Closely linked to data governance is the issue of data quality - an especially pressing concern when organisations are building out their IoT capability. That’s because the desire to keep costs down in the IoT world often means that organisations are forced to work with low-quality networks and data quality may suffer as a result.

In the context of GDPR, data quality and harmonisation can be a critical concern, particularly if it makes it difficult for the organisation to achieve ‘a single view’ of the customer - something which is mandated by the regulation. One of the most significant data quality issues in this context derives from the business keeping separate siloed pools of data which are not readily integrated. Take the scenario where the business knows a customer partly through IoT and partly through its marketing applications.

If the customer then wants to know what private data the business has on him and the organisation ends up just revealing a fraction of that data due to these separate data pools, then it is ultimately the organisation’s responsibility that a full set of data has not been provided. That, in turn, is likely to be a breach of GDPR. It’s a stark warning that to comply organisations effectively need to reconcile the information they get from different parts of their organisation, including IoT.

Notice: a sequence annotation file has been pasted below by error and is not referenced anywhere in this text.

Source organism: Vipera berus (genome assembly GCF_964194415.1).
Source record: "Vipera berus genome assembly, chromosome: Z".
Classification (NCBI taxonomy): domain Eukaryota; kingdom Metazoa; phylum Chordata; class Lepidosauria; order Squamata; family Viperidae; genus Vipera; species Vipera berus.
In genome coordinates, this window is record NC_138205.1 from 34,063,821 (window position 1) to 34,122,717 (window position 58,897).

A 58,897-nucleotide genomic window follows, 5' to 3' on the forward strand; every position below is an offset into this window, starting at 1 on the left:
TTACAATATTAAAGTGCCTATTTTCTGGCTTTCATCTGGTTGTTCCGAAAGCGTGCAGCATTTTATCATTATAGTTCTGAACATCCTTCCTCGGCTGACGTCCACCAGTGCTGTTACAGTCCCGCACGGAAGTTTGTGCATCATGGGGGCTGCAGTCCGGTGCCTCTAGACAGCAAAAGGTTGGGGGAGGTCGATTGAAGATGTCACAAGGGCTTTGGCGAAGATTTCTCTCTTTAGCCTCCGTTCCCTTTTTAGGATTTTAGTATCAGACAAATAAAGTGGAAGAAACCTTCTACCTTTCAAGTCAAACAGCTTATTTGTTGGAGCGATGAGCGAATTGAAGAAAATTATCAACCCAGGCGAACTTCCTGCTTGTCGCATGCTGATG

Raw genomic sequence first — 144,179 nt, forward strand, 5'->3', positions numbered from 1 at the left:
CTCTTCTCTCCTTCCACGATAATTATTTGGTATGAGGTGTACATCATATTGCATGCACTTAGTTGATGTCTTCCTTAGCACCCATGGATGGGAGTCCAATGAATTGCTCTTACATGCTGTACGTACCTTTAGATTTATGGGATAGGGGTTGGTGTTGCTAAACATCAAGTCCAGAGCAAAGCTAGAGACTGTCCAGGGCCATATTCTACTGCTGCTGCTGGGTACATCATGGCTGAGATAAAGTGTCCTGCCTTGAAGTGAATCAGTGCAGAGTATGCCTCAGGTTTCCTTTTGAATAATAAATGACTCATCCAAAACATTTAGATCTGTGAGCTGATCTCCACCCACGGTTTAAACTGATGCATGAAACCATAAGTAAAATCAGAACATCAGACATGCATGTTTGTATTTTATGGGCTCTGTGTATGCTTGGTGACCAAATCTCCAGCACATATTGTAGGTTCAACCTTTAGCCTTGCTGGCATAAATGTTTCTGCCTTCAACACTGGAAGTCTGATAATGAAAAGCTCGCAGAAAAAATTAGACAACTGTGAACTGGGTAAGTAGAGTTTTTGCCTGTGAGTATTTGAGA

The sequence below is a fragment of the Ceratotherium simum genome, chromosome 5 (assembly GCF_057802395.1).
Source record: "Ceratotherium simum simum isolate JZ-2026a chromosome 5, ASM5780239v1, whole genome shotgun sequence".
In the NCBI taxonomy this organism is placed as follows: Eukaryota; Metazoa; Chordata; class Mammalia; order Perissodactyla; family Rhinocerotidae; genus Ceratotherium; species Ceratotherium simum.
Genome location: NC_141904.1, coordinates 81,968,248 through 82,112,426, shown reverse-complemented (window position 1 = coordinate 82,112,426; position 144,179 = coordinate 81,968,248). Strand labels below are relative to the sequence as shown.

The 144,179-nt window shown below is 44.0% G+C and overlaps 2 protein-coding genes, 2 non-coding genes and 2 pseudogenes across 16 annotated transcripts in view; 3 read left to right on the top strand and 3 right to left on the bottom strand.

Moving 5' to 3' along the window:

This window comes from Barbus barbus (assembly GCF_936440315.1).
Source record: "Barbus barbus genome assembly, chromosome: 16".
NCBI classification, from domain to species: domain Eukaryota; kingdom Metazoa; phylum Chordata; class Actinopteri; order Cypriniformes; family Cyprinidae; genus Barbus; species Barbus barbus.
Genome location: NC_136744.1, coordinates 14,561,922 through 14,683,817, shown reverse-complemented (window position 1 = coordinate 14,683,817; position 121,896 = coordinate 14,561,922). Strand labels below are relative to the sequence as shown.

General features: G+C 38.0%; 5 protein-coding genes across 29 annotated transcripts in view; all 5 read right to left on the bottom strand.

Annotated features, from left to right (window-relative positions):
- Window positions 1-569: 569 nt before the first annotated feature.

Scoping the IOT data challenge
IoT is set to bring a raft of benefits to organisations across the world as they generate vast volumes of new data that they can subsequently leverage to help drive the decision-making process. And, because IoT enables companies to connect the physical and the digital world, it provides them with the potential to shape the future of customer experiences. However, as this article has shown, this generated data brings challenges not least in its implications for data privacy and the consequent challenges that businesses will face in achieving GDPR compliance.

With May 2018 fast approaching, time is rapidly running out for Asian businesses. If they want to take advantage of the IoT and ensure they comply with GDPR, they need to put these issues on their boardroom agenda and start actively addressing them right away. 

The views expressed in this column are the author's own and do not necessarily reflect this publication's view, and this article is not edited by Singapore Business Review. The author was not remunerated for this article.

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Jason Bissell

Jason Bissell

Jason Bissell joined Talend in 2016 as Senior Vice President of Sales and General Manager, Asia Pacific and Japan. He is currently responsible for leading the dynamic Talend APJ team, where he works with partners and customers to accelerate innovation and empower data-driven enterprises.

Prior to joining Talend, Jason was most recently at Datameer where he held the position of Vice President and Managing Director, APAC. Here, he was tasked with setting up the APAC business of Datameer, based in Singapore. Jason also previously held managerial positions at Birst, eBaoTech Corporation and QlickTech.